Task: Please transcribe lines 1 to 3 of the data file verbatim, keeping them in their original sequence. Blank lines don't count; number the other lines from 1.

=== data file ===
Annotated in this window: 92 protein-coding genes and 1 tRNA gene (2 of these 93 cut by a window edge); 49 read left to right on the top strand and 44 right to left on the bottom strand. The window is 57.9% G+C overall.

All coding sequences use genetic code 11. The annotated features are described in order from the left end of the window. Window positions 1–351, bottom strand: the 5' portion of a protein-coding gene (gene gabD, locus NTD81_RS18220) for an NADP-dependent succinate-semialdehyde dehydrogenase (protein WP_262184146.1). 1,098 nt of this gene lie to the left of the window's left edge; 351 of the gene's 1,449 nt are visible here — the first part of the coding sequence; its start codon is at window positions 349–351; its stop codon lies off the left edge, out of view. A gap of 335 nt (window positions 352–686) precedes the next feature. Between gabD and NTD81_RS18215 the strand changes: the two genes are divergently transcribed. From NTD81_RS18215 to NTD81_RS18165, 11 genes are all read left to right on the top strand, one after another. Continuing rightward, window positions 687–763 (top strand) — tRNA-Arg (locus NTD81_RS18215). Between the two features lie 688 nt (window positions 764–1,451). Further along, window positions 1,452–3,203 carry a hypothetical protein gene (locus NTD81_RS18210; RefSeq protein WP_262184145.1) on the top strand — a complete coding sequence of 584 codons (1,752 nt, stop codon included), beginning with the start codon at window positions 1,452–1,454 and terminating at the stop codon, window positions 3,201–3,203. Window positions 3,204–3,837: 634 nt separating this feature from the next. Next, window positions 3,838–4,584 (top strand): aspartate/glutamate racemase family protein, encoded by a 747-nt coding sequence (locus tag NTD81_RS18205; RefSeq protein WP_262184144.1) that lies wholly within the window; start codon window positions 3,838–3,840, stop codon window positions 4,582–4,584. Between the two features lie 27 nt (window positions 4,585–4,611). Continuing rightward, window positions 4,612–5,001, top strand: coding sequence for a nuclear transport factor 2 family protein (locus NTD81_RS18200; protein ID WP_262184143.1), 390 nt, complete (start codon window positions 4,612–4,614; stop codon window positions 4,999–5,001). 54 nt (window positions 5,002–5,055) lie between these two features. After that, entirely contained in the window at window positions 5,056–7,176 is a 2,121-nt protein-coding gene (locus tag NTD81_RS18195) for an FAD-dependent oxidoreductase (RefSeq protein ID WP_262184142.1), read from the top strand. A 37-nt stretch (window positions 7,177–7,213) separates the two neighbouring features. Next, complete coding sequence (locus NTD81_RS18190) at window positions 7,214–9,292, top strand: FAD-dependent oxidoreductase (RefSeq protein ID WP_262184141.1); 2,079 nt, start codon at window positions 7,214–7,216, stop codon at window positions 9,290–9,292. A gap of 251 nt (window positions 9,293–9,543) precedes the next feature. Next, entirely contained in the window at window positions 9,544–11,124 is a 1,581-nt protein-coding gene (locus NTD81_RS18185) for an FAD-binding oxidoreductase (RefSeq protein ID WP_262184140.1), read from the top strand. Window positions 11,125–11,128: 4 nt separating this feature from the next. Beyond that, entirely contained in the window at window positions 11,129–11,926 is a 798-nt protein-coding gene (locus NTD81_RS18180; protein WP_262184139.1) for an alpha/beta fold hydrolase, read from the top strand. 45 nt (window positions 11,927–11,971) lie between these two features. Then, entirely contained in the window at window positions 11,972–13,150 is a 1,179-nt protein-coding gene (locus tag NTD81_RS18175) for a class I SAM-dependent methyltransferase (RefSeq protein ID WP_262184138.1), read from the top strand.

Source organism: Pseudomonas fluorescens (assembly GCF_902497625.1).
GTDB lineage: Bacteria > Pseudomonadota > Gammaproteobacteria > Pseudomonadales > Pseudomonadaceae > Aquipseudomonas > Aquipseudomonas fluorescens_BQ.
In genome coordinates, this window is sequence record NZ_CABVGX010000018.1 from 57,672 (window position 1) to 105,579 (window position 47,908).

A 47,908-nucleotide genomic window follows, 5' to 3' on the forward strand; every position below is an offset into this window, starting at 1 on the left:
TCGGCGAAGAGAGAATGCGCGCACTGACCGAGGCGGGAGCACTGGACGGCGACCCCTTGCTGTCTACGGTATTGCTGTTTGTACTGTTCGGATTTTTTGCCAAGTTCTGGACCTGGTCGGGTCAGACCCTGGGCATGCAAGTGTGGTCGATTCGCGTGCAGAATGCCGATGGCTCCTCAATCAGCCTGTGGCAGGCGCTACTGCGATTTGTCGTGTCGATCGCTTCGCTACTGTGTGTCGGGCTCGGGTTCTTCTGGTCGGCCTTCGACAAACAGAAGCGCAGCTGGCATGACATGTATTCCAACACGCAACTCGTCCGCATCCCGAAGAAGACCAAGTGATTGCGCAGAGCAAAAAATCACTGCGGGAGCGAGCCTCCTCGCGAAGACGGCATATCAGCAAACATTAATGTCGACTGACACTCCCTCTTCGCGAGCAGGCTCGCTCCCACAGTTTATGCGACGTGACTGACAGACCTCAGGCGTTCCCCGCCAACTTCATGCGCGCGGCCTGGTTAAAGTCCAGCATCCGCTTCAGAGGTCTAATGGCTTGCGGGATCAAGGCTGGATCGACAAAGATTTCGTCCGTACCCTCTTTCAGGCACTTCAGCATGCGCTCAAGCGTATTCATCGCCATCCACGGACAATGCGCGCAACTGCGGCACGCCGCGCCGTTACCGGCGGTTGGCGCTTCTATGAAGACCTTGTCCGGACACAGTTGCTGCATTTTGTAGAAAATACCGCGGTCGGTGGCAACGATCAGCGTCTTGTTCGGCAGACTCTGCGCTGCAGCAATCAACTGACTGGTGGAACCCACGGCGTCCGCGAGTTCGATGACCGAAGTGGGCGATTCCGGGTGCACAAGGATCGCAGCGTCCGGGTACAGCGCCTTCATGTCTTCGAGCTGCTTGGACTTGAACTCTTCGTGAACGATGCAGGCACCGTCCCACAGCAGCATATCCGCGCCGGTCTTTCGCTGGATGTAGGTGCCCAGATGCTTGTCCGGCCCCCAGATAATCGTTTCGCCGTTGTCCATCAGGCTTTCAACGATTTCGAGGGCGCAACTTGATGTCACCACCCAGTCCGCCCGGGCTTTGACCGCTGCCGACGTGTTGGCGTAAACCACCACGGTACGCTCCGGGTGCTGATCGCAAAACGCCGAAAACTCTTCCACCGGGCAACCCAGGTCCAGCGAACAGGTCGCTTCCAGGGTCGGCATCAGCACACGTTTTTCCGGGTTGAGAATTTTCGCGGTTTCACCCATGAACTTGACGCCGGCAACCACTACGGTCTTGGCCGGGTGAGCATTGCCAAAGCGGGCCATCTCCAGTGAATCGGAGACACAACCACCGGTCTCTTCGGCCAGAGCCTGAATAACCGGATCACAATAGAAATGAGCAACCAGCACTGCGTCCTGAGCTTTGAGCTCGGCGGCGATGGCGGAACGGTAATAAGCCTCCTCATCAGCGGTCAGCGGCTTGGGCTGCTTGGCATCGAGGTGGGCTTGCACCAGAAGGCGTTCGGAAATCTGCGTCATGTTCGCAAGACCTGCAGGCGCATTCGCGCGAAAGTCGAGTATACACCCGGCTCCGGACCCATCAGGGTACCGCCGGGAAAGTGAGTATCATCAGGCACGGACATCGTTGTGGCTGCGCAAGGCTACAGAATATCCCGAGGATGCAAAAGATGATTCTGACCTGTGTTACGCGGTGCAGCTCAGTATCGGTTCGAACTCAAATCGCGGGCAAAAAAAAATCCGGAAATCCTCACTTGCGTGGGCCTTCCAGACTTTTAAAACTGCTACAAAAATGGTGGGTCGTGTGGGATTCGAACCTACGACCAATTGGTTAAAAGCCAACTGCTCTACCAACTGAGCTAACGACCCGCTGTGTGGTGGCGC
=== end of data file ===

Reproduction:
Annotated in this window: 92 protein-coding genes and 1 tRNA gene (2 of these 93 cut by a window edge); 49 read left to right on the top strand and 44 right to left on the bottom strand. The window is 57.9% G+C overall.

All coding sequences use genetic code 11. The annotated features are described in order from the left end of the window. Window positions 1–351, bottom strand: the 5' portion of a protein-coding gene (gene gabD, locus NTD81_RS18220) for an NADP-dependent succinate-semialdehyde dehydrogenase (protein WP_262184146.1). 1,098 nt of this gene lie to the left of the window's left edge; 351 of the gene's 1,449 nt are visible here — the first part of the coding sequence; its start codon is at window positions 349–351; its stop codon lies off the left edge, out of view. A gap of 335 nt (window positions 352–686) precedes the next feature. Between gabD and NTD81_RS18215 the strand changes: the two genes are divergently transcribed. From NTD81_RS18215 to NTD81_RS18165, 11 genes are all read left to right on the top strand, one after another. Continuing rightward, window positions 687–763 (top strand) — tRNA-Arg (locus NTD81_RS18215). Between the two features lie 688 nt (window positions 764–1,451). Further along, window positions 1,452–3,203 carry a hypothetical protein gene (locus NTD81_RS18210; RefSeq protein WP_262184145.1) on the top strand — a complete coding sequence of 584 codons (1,752 nt, stop codon included), beginning with the start codon at window positions 1,452–1,454 and terminating at the stop codon, window positions 3,201–3,203. Window positions 3,204–3,837: 634 nt separating this feature from the next. Next, window positions 3,838–4,584 (top strand): aspartate/glutamate racemase family protein, encoded by a 747-nt coding sequence (locus tag NTD81_RS18205; RefSeq protein WP_262184144.1) that lies wholly within the window; start codon window positions 3,838–3,840, stop codon window positions 4,582–4,584. Between the two features lie 27 nt (window positions 4,585–4,611). Continuing rightward, window positions 4,612–5,001, top strand: coding sequence for a nuclear transport factor 2 family protein (locus NTD81_RS18200; protein ID WP_262184143.1), 390 nt, complete (start codon window positions 4,612–4,614; stop codon window positions 4,999–5,001). 54 nt (window positions 5,002–5,055) lie between these two features. After that, entirely contained in the window at window positions 5,056–7,176 is a 2,121-nt protein-coding gene (locus tag NTD81_RS18195) for an FAD-dependent oxidoreductase (RefSeq protein ID WP_262184142.1), read from the top strand. A 37-nt stretch (window positions 7,177–7,213) separates the two neighbouring features. Next, complete coding sequence (locus NTD81_RS18190) at window positions 7,214–9,292, top strand: FAD-dependent oxidoreductase (RefSeq protein ID WP_262184141.1); 2,079 nt, start codon at window positions 7,214–7,216, stop codon at window positions 9,290–9,292. A gap of 251 nt (window positions 9,293–9,543) precedes the next feature. Next, entirely contained in the window at window positions 9,544–11,124 is a 1,581-nt protein-coding gene (locus NTD81_RS18185) for an FAD-binding oxidoreductase (RefSeq protein ID WP_262184140.1), read from the top strand. Window positions 11,125–11,128: 4 nt separating this feature from the next. Beyond that, entirely contained in the window at window positions 11,129–11,926 is a 798-nt protein-coding gene (locus NTD81_RS18180; protein WP_262184139.1) for an alpha/beta fold hydrolase, read from the top strand. 45 nt (window positions 11,927–11,971) lie between these two features. Then, entirely contained in the window at window positions 11,972–13,150 is a 1,179-nt protein-coding gene (locus tag NTD81_RS18175) for a class I SAM-dependent methyltransferase (RefSeq protein ID WP_262184138.1), read from the top strand.

Source organism: Pseudomonas fluorescens (assembly GCF_902497625.1).